Africa has been earmarked as a big growth market in which to operate, but you need to know what you’re doing to achieve any kind of success in this dynamic environment. This is especially true in two of the largest sectors on the continent: mining and manufacturing.

Assuming improvement in the global economic condition, the Economist predicts that Africa’s economic growth, which stood at 4.2% in 2012, is projected to accelerate to 4.5% in 2014. The outlook for Africa’s mining sector remains equally bright, according to a KPMG report, which states: “Huge tracts of Africa remain largely unprobed. The African continent contributed 6.5% of the world’s mineral exports during 2011 from mining 20% of the world’s land area.”

However, while the continent as a whole is mineral-rich, the regulations and business environment within each African country differ, so companies looking to invest in African mines or supply them with products will require an understanding of the cultures and societies in which they wish to operate, says Louise Robinson, MD of CG Consulting and Database360, a Cape Town-based strategic marketing consultancy specialising in lead generation and business-to-business (B2B) database creation across the African continent.

“Rich with opportunity, Africa is still largely considered uncharted territory for the business world compared to other regions, so getting to know the challenges and intricacies of working alongside African colleagues and their traditions could provide your company with an edge. While poor infrastructure can make logistics a headache, a lack of understanding of the local business environment can stop a venture in its tracks.”

Robinson points out that research is as vital as mapping out a strategy, and that a real understanding of the pitfalls and opportunities is the best way to approach business in Africa. “In Africa, you can’t be sure what you’re in for unless you have researched the country first. Each African country operates differently.”

For example, the Southern African Development Community (SADC) produces two-thirds of Africa’s mineral exports by value. SADC has 15 member countries, each of which has different investment requirements, mineral ores, and regulations; and each of which has a different approach to business.

Similarly, the East African Community (EAC) has several mineral belts that produce tanzanite and gold among other commodities, and is made up of five equally divergent countries.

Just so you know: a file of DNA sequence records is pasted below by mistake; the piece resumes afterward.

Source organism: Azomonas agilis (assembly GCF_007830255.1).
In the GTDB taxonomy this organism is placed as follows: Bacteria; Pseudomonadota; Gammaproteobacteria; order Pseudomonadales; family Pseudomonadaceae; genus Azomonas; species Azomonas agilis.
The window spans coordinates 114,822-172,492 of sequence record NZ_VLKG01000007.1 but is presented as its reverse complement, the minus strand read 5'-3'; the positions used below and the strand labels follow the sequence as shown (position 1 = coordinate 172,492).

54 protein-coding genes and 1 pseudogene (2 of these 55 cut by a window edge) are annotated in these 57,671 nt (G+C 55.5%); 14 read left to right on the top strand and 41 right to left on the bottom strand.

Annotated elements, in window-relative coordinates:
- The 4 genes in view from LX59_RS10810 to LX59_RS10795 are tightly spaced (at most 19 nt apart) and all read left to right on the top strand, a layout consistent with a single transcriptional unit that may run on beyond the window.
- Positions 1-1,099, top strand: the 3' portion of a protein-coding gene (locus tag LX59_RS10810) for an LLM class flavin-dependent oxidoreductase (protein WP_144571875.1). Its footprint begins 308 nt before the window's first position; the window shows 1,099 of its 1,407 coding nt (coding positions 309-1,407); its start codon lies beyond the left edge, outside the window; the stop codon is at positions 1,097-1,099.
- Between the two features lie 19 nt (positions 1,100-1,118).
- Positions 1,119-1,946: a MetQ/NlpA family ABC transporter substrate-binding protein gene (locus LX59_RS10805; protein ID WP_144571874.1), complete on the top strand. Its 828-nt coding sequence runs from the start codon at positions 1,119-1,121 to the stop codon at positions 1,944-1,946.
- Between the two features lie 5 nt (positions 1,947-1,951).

She adds that researching what your competitors are doing will also help highlight opportunities, but that the cornerstone of success lies in relationships. “Communication is paramount, and building up relationships requires a good understanding of cultural differences. Mining is no different to any other business – relationships are key, and speaking to the right people will make or break a nascent business relationship.

“This is especially important in the case of winning tenders – business is not necessarily awarded just on the basis of the best price, but on relationships built on trust. You win people over with personalities, not technicalities.”

She adds that China accounted for almost 17% of the world’s mineral imports by value in 2012, and 16% of Africa’s exported commodities were shipped to that country. Other countries, like Canada and the US have likewise spent decades building relationships in Africa’s mining sectors.

“As Africa becomes an increasingly attractive location for international business ventures, we are seeing an increase in the number of corporate and public sector clients who ask for training in operating in African countries like Kenya, Ghana, South Africa and Zambia.

“These organisations are leading the way in ensuring that their employees have the right level of cultural support and intercultural training they need to successfully adapt to their professional and daily life in Africa.

“Investors that are considering moving into mining industries in various African countries but have not done so yet, or those that are trying unsuccessfully to make inroads using traditional Western business practices, are losing the opportunities to those companies that are already putting in the time and the effort to learn how various African countries work.”